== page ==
Let’s have a short flight back in time: Indonesia – 2012- heading to Jakarta for the first time. I really wanted to be surprised so I did my best not to look at pictures or posts about it. Obviously, I was so excited that I draw my own pictures about the city, lifestyle, etc. And then I landed there. I took a huge slap. Straight to my face, no warning.  It appeared nothing was in line with my thoughts. Indonesia 1 – 0 Me.

Jakarta-imagined

Real Jakarta Vs My imagination

I knew the beginning would be hard, but I didn’t expect it to be that hard. Everybody warned me about the cultural gap, so I get prepared for this next round. Ahah. Truth is I wasn’t at all, and I’m not sure there’s a preparation for it. Indonesia 2 – 0 Me. Let me highlight this with true stories I experienced.

One word stands for yes, no… and maybe

Asian culture almost prohibits the “no”. Even though I knew it, it took me time to notice the difference between true yes and hesitating yes = no. Let’s pick the simplest (and frequently experienced) example: taxis.

Ask the direction you’re heading to, the driver will start. However, he can head in a random direction, totally out of the blue, for a while. Until you ask him “you don’t know where it is?”, which he confirms. Most often, he’d never tell he doesn’t know, it’s part of the culture. Always crosscheck he knows the destination, ask where he wants to go through or let him know your favorite way. You’re new in town with no Google Maps? Good luck!

ask the question and the exact opposite. If you get the same answer, there’s something weird going on…

The yes/no dilemma applies in many other cases. Here’s another one faced with a contractor:

  • Me: Can it be finished by tomorrow?
  • Contractor: Yes
  • Me: Do you have the material to do it?
  • Contractor: Yes we have
  • Me: You didn’t receive all the material to do it?
  • Contractor: Yes, the parts should be delivered in 3 days

Obviously, something went wrong, it wouldn’t be ready for the next day. Always crosscheck and for any type of questions, especially Yes/No questions, ask the question and the exact opposite. If you get the same answer, there’s something weird going on… If it’s still unclear, ask another one.

If it goes wrong, you can only blame yourself

A last example, more technical but so great. Let’s picture the scene: meeting in Bali with the design team for a project aiming to be among the best green buildings in Indonesia. 5 Indonesians around the table and me (project manager). The design was quite developed and I wanted to crosscheck everything, to ensure we weren’t missing a point.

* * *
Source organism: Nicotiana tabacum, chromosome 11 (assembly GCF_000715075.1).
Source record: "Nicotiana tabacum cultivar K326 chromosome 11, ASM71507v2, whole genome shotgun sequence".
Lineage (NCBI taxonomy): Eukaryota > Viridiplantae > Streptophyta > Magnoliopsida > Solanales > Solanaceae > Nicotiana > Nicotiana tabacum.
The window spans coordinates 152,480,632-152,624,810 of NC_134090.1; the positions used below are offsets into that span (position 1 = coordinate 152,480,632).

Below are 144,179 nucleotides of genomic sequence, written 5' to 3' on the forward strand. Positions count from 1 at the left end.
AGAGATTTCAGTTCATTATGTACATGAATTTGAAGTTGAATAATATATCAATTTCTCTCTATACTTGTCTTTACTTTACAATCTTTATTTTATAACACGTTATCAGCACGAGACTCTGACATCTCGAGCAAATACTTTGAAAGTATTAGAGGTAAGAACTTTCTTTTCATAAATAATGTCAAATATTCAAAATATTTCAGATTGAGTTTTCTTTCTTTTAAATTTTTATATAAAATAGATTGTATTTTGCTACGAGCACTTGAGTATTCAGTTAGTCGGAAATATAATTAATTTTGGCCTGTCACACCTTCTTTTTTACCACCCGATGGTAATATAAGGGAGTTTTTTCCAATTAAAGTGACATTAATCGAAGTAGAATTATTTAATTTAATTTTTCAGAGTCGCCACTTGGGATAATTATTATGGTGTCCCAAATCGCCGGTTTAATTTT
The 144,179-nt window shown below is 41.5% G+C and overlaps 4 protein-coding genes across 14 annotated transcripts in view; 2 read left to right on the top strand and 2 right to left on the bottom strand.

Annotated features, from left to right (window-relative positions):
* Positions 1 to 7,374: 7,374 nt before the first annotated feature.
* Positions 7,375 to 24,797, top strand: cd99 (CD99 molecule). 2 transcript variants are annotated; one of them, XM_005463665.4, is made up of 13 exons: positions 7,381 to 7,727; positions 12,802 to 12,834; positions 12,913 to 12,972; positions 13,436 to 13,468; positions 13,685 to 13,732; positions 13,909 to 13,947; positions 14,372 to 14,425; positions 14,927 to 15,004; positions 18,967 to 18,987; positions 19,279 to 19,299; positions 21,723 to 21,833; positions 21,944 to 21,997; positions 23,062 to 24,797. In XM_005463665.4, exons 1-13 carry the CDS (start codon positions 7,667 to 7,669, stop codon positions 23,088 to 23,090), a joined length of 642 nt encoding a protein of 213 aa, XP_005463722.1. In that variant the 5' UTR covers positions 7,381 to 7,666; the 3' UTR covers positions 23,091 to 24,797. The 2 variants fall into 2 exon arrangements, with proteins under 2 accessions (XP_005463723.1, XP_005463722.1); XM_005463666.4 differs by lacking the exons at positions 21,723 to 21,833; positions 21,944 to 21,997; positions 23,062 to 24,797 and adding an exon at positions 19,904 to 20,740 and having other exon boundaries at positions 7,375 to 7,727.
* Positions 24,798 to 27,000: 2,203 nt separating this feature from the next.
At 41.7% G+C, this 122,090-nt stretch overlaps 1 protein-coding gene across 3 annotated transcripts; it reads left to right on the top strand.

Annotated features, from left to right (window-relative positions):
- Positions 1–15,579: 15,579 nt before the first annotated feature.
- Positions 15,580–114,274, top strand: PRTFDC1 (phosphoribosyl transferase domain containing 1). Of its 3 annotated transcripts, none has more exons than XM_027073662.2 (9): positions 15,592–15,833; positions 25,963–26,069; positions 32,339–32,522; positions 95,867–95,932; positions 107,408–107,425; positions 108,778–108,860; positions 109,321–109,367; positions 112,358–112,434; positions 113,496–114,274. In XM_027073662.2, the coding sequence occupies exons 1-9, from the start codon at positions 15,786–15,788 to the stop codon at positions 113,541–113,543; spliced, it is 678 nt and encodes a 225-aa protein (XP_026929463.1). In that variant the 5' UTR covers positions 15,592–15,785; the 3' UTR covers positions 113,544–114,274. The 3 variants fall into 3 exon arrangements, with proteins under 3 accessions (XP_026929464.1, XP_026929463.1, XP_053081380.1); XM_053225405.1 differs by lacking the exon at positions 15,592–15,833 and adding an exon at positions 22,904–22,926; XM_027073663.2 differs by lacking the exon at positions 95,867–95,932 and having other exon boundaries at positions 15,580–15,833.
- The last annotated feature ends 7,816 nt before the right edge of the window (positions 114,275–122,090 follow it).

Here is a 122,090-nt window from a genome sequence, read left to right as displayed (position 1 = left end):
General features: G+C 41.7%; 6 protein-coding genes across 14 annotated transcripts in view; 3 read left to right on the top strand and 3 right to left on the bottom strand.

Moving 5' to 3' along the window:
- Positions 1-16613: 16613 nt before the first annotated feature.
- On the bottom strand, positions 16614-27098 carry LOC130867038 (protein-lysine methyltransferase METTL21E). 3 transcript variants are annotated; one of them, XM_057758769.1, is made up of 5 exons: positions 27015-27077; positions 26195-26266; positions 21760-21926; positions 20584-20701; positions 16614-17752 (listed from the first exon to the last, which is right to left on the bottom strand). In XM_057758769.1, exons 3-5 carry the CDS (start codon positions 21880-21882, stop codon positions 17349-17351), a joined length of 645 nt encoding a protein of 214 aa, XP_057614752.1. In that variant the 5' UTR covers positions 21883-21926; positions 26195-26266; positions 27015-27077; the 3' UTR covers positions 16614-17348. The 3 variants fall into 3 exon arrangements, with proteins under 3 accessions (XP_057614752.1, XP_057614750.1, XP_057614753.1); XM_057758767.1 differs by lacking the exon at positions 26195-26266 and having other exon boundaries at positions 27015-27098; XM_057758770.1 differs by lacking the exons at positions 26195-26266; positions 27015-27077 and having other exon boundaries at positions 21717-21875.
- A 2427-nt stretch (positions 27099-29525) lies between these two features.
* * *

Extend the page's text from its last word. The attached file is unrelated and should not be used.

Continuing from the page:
My request was simple: provide a mechanical ventilation to allow fresh air renewal. […] people can open the window to ventilate and get fresh air. ?!?!

Then came the ventilation engineering check. My request was simple: provide a mechanical ventilation to allow fresh air renewal […] in the building. And then came THE moment. The engineer showed me the design drawings. As I couldn’t see anything, I asked him where it was designed and he showed me the same documents again. I rephrased the question but always ended up with the same reply. Then the architect stepped on his side, confirming that everything was already on the drawings. It was a 5 against 1. Was I crazy or blind? I let them explain how the full system worked. “We have mechanical extraction in the toilets, then in all rooms, people can open the window to ventilate and get fresh air”. Finally! A huge misunderstanding (quickly corrected then).

AHU-VS-Windows

First design Vs My expectation

Truth is that the mistake was 100% mine. It’s not because it was obvious for me that it was for them. And it wasn’t, clearly. So I developed this routine: always crosscheck all is understood, then step-back and ask them to reformulate. Let people talk and don’t step in, otherwise you’ll highly influence their reply.

This is what I call a cultural slap. But the picture is far from being exhaustive and of course, it applies to both personal and professional life. It’s a new world to discover, in which you have to think and behave differently. These few tricks are helpful, but not enough. Be ready to predict the unpredictable and still be surprised. Everything is complicated, but everything is possible, that’s part of Indonesia’s charm.

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